As 2015 is drawing to a close, thoughts are increasingly turning towards 2016 and how the housing and mortgage markets will fare.
With house prices forecasts all hovering around a 6% increase for the whole of next year, that also implies mortgage lending will grow. UK group the Council of Mortgage Lenders, (CML) expects net mortgage lending in the UK will rise for a sixth straight year and total £31 billion, up from the estimated £27 billion in net mortgage lending secured in 2015. According to the CML, the lowest level of net mortgage lending in recent years was just £6 billion in 2010.
While house prices still remain high in comparison to earnings, the CML expects some support to the housing market will come from the Government. Chancellor of the Exchequer George Osborne announced at the November Budget extensions of the Right to Buy scheme, Help to Buy ISA, Help to Buy shared ownership and the starter homes programme, all of which should entice more home-buyers to move onto or up the housing ladder.
“We expect a benign domestic backdrop to help underpin a gentle improvement in housing and mortgage market activity, though this will be limited as a result of affordability pressures and new supply challenges,” the CML said in its latest News & Views release. “The government’s fresh housing initiatives may build but will only provide a moderate stimulus from the second half of 2016 onwards.”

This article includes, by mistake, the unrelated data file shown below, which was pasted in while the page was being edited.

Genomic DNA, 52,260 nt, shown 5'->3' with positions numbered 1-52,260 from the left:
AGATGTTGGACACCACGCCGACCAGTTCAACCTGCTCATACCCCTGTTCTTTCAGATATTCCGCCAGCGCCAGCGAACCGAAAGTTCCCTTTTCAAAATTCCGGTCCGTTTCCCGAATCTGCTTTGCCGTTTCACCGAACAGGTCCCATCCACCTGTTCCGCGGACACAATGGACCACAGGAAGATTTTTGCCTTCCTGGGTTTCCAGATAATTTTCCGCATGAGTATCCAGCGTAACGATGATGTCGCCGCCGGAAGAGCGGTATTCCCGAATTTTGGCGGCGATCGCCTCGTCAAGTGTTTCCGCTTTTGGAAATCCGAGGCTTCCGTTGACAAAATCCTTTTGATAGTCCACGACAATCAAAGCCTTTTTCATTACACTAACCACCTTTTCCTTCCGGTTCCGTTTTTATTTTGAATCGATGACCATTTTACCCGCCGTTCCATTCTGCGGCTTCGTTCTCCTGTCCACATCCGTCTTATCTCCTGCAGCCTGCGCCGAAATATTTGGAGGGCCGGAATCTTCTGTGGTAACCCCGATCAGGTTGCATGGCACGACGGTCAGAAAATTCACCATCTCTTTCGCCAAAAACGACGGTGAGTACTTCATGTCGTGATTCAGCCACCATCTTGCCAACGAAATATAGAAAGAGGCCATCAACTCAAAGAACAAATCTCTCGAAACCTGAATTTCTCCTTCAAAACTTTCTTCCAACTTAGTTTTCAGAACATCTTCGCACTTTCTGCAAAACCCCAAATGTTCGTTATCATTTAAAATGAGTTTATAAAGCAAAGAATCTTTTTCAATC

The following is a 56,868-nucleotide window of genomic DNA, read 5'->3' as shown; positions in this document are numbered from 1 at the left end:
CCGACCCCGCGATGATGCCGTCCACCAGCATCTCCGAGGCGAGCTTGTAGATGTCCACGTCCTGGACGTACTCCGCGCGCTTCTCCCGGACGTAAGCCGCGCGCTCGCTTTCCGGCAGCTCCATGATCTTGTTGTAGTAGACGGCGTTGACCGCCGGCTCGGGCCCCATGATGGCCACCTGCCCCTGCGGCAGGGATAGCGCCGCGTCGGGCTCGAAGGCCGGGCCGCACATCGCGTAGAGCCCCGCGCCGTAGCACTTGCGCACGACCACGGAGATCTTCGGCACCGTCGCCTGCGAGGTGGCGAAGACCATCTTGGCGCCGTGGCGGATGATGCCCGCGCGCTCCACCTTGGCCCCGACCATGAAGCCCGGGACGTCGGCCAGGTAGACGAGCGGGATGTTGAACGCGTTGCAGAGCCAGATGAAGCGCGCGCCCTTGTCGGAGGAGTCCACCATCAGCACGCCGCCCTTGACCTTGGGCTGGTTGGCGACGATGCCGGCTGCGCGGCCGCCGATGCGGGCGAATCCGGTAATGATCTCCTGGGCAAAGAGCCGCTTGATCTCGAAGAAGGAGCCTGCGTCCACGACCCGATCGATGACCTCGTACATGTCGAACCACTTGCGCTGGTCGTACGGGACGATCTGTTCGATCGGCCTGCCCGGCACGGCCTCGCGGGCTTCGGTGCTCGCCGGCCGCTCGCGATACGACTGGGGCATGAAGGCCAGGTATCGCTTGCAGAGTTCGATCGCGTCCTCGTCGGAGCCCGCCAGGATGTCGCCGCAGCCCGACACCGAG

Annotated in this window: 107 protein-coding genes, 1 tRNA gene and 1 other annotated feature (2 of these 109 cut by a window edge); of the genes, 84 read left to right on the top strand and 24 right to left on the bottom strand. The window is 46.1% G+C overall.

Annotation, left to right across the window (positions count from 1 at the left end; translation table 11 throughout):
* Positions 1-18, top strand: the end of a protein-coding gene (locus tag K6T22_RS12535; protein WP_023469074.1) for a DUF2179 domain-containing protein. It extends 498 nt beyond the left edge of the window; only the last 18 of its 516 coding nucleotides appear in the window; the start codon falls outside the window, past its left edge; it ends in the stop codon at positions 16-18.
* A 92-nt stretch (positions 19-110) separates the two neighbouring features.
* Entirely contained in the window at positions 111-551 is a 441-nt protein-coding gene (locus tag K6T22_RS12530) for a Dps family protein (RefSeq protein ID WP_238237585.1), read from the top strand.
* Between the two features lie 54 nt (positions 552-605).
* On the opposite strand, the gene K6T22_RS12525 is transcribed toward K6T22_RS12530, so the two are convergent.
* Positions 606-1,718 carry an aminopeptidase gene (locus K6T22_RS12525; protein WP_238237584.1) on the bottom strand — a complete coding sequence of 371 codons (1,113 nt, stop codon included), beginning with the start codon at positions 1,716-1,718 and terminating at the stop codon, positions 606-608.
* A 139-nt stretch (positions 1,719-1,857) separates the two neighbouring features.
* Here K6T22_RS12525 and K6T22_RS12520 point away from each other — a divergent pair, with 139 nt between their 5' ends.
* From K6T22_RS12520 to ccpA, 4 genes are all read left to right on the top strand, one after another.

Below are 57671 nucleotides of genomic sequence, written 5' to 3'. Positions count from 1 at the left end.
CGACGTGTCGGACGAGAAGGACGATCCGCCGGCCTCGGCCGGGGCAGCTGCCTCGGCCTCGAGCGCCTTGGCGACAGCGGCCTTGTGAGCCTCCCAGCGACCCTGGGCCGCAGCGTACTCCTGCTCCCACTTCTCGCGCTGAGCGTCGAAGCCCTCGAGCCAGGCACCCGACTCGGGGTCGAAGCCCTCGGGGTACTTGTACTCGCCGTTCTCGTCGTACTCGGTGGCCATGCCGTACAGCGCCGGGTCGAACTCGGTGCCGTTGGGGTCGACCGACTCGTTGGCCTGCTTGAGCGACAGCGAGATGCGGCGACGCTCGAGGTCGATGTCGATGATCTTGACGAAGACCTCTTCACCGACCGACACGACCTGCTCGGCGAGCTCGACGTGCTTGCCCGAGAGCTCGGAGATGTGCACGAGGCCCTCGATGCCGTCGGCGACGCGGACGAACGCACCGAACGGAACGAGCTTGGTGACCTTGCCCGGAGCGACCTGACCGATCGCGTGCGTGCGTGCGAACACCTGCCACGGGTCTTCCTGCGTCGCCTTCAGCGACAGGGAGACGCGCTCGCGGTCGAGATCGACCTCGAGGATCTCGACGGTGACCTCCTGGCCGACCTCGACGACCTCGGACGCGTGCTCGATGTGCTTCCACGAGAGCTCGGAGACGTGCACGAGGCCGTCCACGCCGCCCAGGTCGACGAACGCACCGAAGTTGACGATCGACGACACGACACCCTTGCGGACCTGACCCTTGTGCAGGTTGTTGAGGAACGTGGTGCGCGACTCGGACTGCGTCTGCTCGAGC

The impact of Mr. Osborne’s new buy-to-let rules is more of an unknown. It does, however, seem certain that a slowdown in new purchases is inevitable following a combination of the following: the incoming tax changes from 2017, recently announced stamp duty changes and the possibility of further regulation by the Financial Policy Committee (FPC).
The CML estimates new buy-to-let purchases will nevertheless make-up around 9% of all property purchases in 2016, but fall below the 2015 level and continue to decline into 2017.
Looking at predictions from other quarters, UK bank Nationwide’s chief economist is forecasting a rise of between 3-6% in house prices over the course of 2016, and expects mortgage lending will also pick up.
“As we look ahead to 2016, the risks are skewed towards a modest acceleration in house price growth, at least at the national level, despite the likelihood of interest rate increases from the middle of next year,” Nationwide’s Robert Gardner said in a press release.
The views submitted by the CML and Nationwide are pretty much in line with other lenders and economists. IHS Global Insight’s chief UK and European economist Howard Archer has said much the same alongside his expectation for UK house prices to rise between 6-7% next year and, as I wrote in a previous post, UK bank Halifax estimate prices will rise by between 4-6%.